They say that dealing with rude teenagers and their snide remarks is a rite of passage for all parents. That you’ve only ‘made it’ as a parent if you make it out of those teenage years with your sanity intact. So, how exactly do you do that? How do you learn to deal with the negative behaviour? And how do you do you stop letting it get to you to the extent where you feel as though you can’t do anything right? Here are our tips for coping with tactless teens who are almost young adults.
Don’t Sweat the Small Stuff
You will quickly become immune to harsh, uncalled for comments – and so you should. Unless your teen is being blatantly disrespectful, it is a lot better to simply ignore their rude behaviour. Often, your teen is just looking for a reaction from you. If they don’t get one, they will likely change their behaviour on their own.
It is so tempting to return the nasty attitude threefold when your young teen-adult is rude to you. You’re only human, after all. However, it is important for parents to set a good example. If you are respectful to your teen even when they are mean to you, they may begin to model the behaviour subconsciously. Also be very careful about any comments that you make – even if you don’t intend to insult them when you comment on their spiky hairstyle or ripped jeans, they may hear the comment very differently.
Have an Honest Chat
Without attacking them, sit down and express how their negative comments make you feel. Communicate that you feel hurt and let them know exactly how their words affect your day. It might also be a good time to set some boundaries and tell your young teen-adult precisely what behaviours you find unacceptable and are unwilling to tolerate going forward.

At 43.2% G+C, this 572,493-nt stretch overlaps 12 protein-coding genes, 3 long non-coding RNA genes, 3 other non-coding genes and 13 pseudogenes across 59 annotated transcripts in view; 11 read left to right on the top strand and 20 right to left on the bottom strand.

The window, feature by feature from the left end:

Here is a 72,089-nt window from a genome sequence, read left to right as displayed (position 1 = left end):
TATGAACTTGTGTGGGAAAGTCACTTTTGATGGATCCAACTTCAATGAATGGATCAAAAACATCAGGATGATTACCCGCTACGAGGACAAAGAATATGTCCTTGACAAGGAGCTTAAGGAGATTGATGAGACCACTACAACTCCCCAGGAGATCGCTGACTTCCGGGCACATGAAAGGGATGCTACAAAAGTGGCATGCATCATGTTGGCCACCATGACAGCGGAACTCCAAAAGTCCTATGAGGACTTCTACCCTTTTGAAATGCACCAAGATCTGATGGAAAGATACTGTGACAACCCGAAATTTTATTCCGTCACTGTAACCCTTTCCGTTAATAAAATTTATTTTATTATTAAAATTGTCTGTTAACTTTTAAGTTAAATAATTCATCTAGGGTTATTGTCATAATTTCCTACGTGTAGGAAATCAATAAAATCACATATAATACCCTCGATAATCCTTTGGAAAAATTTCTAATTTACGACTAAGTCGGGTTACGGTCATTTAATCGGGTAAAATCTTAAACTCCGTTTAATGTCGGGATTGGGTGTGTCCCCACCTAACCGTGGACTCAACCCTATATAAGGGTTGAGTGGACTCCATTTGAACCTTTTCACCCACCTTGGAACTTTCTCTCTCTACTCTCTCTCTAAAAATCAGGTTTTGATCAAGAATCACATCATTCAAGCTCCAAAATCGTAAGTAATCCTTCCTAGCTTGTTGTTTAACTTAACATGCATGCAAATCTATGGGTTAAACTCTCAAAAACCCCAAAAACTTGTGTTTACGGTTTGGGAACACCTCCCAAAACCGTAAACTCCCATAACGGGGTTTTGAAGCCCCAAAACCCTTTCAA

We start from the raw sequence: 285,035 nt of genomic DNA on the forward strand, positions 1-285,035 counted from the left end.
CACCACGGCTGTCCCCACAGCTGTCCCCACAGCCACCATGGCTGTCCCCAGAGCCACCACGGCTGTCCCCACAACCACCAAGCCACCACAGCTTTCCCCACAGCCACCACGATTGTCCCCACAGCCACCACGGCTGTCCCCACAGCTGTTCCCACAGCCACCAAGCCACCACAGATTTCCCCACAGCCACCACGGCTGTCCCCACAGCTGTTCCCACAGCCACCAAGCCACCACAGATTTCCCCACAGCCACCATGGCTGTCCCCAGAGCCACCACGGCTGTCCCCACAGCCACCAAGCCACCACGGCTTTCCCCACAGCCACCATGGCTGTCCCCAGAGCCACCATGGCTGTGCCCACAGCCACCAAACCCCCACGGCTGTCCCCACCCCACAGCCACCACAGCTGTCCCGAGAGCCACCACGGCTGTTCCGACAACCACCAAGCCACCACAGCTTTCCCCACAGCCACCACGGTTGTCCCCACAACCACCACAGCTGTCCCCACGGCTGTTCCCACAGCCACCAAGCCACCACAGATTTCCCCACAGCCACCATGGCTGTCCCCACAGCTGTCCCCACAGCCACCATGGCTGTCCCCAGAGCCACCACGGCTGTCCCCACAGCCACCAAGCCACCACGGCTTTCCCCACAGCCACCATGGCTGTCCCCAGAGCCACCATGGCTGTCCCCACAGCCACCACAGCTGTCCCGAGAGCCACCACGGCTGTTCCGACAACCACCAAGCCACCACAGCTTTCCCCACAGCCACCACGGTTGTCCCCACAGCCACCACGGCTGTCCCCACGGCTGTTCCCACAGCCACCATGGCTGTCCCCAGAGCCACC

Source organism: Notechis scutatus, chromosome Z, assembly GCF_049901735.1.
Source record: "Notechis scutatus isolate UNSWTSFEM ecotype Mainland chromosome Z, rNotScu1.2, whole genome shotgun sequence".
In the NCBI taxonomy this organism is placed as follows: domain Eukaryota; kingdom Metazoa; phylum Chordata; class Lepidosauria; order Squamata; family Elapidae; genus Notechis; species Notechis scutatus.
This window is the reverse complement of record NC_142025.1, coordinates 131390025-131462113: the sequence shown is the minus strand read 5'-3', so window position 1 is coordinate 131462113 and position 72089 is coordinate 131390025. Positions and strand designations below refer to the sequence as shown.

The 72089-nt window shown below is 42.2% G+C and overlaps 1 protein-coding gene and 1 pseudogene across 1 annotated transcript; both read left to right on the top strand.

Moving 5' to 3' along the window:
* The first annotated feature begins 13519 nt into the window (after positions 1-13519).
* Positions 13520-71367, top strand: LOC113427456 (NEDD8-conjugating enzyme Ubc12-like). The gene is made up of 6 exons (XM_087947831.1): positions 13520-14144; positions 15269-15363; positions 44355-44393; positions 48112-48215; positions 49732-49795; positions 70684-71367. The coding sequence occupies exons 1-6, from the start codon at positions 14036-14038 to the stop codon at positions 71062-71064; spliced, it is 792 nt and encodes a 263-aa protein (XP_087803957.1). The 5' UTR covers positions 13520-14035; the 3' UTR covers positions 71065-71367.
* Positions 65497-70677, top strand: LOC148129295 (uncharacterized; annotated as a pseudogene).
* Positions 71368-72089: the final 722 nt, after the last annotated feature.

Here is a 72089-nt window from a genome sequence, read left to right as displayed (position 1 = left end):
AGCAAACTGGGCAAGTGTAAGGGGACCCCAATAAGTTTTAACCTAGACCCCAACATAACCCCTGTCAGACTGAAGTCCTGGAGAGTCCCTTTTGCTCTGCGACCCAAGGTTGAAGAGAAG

If you notice that your youngster is actively trying to be nicer or more positive, praise them openly – without gushing and embarrassing them, of course! We know, it’s a pretty fine line, isn’t it? Try to do so in private and don’t be afraid to reward them by doing or saying something nice in return. Positive reinforcement works wonders!
Don’t Take it to Heart
If all else fails, try to remember that this is a phase that almost every teen will go through between the ages of 13 and 19! You are not the only parent who feels this way! The best thing you can do for your own sanity is not to take any comments or general rudeness to heart.
If the rude behaviour really starts getting out of hand or happens too frequently for your liking, it might be time to look outwards for help, guidance and advice. Perhaps visiting a counsellor together is a solution? Or maybe it will be enough to chat to other parents who have ‘been there and done that’ like, say, your own parents! Try not to stress too much about the situation. You turned out alright, after all.
At the end of the day, teens will be teens. Trust in the fact that this too shall pass.